Five Warehouse Automation Best Practices

To achieve the goals of labor savings, space savings, throughput and flexibility gains, and reduced maintenance and supervision, many companies are expecting to move forward with automation. In this article, we will talk about five of the warehouse automation best practices.


In recent years, COVID-19 has caused a booming online marketplace. Warehouse operations are one of the most important parts of the business for large and small e-commerce companies. To achieve the goals of labor savings, space savings, throughput and flexibility gains, and reduced maintenance and supervision, many companies are expecting to move forward with automation. Steps in the picking, packing, and shipping process can all be automated. Warehouse automation also reduces the chance of an error occurring and lets workers focus their attention on other areas. (Learn More: 12 Benefits of Warehouse Automation )

In this article, we will talk about five of the warehouse automation best practices.

five warehouse automation best practices

Use the right WMS ( Warehouse Management System ) to speed up processes and automate data collection

Regardless of which type of business you are doing, every company needs to know what is suitable for them and equip their business with the right tools. Warehouse Management System (WMS) is one such tool. WMS is a software that helps companies to manage and control the warehouse operations, such as in and outgoing inventory, picking/packing/shipping, and inventory replenishment. Companies that need to keep track of what’s going on in warehouses and want to speed up processes can benefit from using a warehouse management system (WMS). WMS can collect data from the automated storage and retrieval systems (AS/RS), regardless of the location. WMS often has inventory tracking capabilities, which help staff know what’s in stock and where it’s located. Staff can see that a new order needs to be placed and do so in time to replenish inventory. Moreover, most warehouse automation systems can integrate with other software and automate manual tasks across the different supply chains for increased efficiency and productivity.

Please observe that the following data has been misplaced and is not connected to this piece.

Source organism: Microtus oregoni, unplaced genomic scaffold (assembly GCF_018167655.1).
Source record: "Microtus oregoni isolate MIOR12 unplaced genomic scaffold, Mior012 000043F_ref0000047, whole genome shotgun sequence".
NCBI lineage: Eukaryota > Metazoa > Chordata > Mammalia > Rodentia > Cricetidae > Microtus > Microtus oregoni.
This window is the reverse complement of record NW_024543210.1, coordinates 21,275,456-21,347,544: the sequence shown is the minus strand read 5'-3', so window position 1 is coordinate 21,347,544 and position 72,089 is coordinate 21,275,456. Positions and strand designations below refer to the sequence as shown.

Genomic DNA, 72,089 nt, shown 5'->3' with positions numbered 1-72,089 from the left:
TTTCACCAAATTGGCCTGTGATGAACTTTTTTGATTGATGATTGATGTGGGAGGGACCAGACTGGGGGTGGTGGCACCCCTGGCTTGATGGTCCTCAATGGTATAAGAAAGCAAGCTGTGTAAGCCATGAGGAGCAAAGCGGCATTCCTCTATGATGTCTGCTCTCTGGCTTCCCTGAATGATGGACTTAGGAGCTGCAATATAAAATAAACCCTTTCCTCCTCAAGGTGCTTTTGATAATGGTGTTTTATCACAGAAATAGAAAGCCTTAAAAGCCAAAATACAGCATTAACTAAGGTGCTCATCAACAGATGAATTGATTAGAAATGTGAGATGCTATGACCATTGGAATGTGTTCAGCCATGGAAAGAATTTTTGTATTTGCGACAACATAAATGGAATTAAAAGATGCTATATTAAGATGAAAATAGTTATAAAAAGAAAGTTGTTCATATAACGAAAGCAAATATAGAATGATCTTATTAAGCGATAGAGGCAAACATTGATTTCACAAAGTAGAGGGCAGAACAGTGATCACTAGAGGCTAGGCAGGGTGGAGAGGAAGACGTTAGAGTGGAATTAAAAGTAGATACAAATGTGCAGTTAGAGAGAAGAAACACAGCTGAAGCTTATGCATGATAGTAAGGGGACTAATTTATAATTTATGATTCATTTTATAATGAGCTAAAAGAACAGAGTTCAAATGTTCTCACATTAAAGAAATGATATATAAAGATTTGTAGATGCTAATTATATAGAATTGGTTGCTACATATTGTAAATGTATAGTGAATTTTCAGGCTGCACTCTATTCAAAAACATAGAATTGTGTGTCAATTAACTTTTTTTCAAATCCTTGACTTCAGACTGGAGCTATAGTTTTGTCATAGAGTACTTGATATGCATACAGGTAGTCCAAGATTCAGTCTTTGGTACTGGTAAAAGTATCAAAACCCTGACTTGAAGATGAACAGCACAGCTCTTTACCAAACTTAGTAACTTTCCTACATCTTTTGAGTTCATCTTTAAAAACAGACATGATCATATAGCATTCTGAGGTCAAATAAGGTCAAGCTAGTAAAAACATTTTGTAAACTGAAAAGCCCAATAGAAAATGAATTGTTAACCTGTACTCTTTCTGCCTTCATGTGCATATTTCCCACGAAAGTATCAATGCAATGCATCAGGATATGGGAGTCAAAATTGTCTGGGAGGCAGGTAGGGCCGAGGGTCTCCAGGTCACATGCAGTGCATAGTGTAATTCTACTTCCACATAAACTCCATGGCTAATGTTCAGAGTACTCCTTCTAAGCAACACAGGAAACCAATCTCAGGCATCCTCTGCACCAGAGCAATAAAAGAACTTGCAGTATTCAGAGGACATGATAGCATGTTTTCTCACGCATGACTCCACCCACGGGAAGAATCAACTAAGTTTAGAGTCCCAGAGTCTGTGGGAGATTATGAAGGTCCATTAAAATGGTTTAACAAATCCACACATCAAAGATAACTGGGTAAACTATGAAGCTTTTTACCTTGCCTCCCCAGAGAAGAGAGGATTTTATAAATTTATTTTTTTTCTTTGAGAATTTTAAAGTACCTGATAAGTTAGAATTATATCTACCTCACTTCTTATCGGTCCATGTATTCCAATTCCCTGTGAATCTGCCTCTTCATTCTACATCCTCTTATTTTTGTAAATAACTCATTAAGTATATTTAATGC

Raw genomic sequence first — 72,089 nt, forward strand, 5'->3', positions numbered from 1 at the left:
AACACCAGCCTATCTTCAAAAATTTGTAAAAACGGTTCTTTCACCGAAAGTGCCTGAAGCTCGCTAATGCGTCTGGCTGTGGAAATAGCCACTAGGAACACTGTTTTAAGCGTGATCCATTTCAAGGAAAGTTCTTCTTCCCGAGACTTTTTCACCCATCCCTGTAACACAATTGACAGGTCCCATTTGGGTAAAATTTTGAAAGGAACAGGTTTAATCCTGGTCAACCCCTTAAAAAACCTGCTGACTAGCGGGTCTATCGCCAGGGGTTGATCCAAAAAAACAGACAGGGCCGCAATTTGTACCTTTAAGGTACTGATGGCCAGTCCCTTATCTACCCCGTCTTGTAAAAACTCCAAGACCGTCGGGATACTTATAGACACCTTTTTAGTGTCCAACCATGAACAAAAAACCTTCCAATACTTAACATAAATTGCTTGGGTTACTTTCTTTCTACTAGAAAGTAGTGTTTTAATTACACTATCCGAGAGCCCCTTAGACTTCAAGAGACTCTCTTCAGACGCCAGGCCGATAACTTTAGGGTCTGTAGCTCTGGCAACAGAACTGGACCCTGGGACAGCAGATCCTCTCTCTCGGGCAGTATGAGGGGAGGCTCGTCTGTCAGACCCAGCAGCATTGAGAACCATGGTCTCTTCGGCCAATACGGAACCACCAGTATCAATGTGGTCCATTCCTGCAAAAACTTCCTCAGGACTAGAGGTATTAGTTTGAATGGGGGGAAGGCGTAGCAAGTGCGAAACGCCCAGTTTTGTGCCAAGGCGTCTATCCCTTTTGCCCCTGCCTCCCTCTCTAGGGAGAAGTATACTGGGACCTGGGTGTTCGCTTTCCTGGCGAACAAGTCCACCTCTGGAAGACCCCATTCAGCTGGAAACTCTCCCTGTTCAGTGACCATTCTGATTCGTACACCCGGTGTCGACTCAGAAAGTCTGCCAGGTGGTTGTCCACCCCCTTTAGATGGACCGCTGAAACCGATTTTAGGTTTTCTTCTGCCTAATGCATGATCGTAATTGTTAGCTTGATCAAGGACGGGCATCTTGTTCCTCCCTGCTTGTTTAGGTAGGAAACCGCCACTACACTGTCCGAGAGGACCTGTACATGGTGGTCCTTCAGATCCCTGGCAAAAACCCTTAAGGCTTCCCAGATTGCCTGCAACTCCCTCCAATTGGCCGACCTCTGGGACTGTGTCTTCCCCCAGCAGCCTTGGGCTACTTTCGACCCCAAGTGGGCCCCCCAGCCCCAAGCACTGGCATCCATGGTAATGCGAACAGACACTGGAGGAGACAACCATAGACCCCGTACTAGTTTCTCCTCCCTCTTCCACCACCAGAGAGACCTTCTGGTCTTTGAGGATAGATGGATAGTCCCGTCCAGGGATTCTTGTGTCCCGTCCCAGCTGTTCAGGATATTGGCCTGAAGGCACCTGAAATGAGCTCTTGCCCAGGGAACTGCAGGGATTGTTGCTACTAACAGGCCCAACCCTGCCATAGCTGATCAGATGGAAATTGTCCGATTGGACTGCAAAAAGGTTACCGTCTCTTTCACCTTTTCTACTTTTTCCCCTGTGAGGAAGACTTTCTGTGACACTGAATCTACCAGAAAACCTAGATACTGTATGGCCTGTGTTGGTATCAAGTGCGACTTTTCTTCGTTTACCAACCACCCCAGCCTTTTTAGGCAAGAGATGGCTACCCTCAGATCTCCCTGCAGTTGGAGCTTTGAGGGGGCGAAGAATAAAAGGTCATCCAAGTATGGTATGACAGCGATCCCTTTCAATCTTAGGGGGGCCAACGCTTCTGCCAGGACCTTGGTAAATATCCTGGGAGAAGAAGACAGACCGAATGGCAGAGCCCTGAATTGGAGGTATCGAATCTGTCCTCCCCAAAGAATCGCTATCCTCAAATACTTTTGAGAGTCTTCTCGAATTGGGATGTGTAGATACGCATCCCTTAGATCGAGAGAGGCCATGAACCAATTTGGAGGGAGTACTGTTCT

Use AGV (Automated Guided Vehicle) to reduce warehouse workers' travel time

Automated Guided Vehicle (AGV), known as self-guided and without an onboard driver, moves items around warehouse facilities using marked long lines or wires on the floor, or magnets, lasers, or vision cameras for navigation. AGV uses software programs to determine the vehicle’s location, position, and movement within a warehouse. It can operate inbound and outbound handling, raw materials transportation, and some work-in-progress applications. Warehouse workers may travel above 10-20km (6-12 miles) per shift, but this condition can be eliminated by using Automated Guided Vehicle (AGV). With the use of AGVs, warehouse managers can remove workers from heavy-duty tasks and put them into more high-value activities.

Use AMR (Autonomous Mobile Robot) to enhance safety for workers

An autonomous mobile robot (AMR) is a type of robot that can move through its environment independently without a human directly controlling it. Many organizations use AMRs for tasks that would be harmful to or not possible for human workers. For example, they may be used to carry heavy loads in industrial environments, work in extremely cold storage warehouses, or where humans cannot be working. AMRs are able to autonomously navigate around obstacles and people on their path while setting up the best route to get to their destination. Using AMR to transport pallets or goods, without human interaction, can avoid collisions.